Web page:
Grant Gross. Lawsuit Against Creative Commons Dropped. PCWorld. Dec. 1, 2007. A Texas family sued Creative Commons in September, alleging that when Virgin Mobile of Australia violated a teenager’s privacy rights when the company used a picture of the teenager in an advertising campaign. Virgin had gotten the picture from Flickr; the photo’s owner protected it under a CC license. Instead of damages from CC, the plaintiffs ask that the organization clarify that the licenses do not address privacy rights. The lawsuit will continue against Virgin Mobile of Australia. Categories: Cases & Litigation; Licenses & Permissions; Privacy & Security; Visual Art.
Electronic Frontier Foundation. Packet Forgery By ISPs: A Report on the Comcast Affair. November 2007. EFF claims that despite assertions to the contrary, the country’s second largest Internet service provider continues to delay or cripple BitTorrent data traffic, thereby re-igniting the Net neutrality controversy. Categories: File Sharing, P2P & Downloads; Privacy & Security; Networks.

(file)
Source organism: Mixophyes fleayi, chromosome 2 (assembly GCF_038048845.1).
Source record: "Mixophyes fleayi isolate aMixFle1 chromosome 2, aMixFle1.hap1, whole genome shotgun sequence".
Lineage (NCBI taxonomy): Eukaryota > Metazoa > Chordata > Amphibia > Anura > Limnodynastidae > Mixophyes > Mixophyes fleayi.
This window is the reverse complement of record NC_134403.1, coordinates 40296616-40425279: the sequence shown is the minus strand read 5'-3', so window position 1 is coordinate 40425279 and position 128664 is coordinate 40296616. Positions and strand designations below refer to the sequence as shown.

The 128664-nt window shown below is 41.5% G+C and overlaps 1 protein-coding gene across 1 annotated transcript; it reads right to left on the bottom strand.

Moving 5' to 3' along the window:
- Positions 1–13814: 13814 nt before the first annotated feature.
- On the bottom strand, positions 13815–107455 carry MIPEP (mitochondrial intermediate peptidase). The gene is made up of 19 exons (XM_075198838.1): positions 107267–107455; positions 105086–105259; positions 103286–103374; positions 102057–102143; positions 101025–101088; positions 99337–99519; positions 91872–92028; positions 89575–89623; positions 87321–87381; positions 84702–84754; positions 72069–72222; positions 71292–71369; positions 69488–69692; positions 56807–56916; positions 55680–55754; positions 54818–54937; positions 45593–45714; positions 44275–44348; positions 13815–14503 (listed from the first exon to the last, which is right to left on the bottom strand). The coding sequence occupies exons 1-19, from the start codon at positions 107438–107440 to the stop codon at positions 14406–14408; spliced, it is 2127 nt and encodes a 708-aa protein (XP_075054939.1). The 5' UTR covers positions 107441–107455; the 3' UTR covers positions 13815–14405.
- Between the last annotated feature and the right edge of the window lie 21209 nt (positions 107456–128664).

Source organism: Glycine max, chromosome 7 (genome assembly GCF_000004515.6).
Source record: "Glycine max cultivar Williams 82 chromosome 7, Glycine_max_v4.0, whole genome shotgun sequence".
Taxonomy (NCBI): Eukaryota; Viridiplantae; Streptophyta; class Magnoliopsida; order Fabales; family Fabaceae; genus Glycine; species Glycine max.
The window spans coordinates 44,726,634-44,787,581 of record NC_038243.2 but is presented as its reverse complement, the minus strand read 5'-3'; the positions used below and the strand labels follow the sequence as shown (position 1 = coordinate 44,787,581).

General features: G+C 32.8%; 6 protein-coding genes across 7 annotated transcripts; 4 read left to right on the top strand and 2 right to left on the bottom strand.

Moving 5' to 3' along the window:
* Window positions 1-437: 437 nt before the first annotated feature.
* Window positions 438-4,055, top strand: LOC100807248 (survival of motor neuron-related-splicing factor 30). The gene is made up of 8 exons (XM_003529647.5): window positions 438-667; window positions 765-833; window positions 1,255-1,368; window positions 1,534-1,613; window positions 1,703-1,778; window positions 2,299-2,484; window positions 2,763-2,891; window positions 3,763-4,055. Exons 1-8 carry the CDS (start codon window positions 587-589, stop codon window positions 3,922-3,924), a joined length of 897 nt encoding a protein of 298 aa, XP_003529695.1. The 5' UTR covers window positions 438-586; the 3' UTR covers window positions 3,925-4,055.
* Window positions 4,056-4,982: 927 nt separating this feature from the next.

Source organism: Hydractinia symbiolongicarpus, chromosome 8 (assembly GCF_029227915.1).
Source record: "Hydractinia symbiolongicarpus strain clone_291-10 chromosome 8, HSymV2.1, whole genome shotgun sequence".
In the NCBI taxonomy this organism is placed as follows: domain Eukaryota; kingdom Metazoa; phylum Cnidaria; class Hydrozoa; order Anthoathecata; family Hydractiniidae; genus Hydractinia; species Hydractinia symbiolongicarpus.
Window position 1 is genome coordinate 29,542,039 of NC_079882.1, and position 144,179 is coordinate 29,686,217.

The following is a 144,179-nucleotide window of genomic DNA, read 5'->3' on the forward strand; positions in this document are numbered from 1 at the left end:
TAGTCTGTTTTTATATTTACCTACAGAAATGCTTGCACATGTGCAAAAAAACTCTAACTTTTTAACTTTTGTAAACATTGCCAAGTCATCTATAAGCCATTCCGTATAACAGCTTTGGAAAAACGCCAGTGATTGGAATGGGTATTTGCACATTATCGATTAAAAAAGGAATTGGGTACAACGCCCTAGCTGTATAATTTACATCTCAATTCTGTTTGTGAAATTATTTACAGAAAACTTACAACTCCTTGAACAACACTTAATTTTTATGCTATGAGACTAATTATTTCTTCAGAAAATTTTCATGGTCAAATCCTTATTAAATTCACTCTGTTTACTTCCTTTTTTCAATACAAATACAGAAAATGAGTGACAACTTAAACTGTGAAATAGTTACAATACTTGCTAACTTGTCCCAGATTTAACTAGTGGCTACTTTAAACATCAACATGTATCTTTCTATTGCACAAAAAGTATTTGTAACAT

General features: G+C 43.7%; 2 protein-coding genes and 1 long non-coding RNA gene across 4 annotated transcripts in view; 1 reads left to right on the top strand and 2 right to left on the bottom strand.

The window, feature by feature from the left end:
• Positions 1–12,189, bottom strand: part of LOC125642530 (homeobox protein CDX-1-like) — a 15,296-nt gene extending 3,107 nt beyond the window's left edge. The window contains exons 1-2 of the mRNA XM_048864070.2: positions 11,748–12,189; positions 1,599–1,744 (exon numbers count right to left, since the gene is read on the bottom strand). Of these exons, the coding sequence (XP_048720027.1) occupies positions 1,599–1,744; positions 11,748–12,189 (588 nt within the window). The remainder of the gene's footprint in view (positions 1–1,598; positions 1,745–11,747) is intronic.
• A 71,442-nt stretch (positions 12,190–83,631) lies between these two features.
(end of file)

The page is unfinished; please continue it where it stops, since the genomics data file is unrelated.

Anick Jesdanun. Publishers Seeking Web Controls. WashingtonPost.com. Nov. 30, 2007. Newspapers see Automated Content Access Protocol as the worthy heir to robots.txt for protecting Web sites from search engine spider crawling. Categories: Broadcasting & Journalism; Web & Online.
Brooks Boliek. Hollywood Loses A Friend. The Hollywood Reporter. Nov. 30, 2007. Many history books will focus on Henry Hyde’s role as the lead prosecutor in President Clinton’s impeachment, and the Hyde Amendment, which barred the use of federal funds to pay for abortion. Less known, but as important to Copycense readers, is his role as the chairman of the House Judiciary Committee in the late nineties. As chairman, Hyde was an influential figure behind the eventual passage of the Digital Millennium Copyright Act and the Sonny Bono Copyright Term Extension Act. Categories: DMCA; Politics & Government; Public Domain & Term.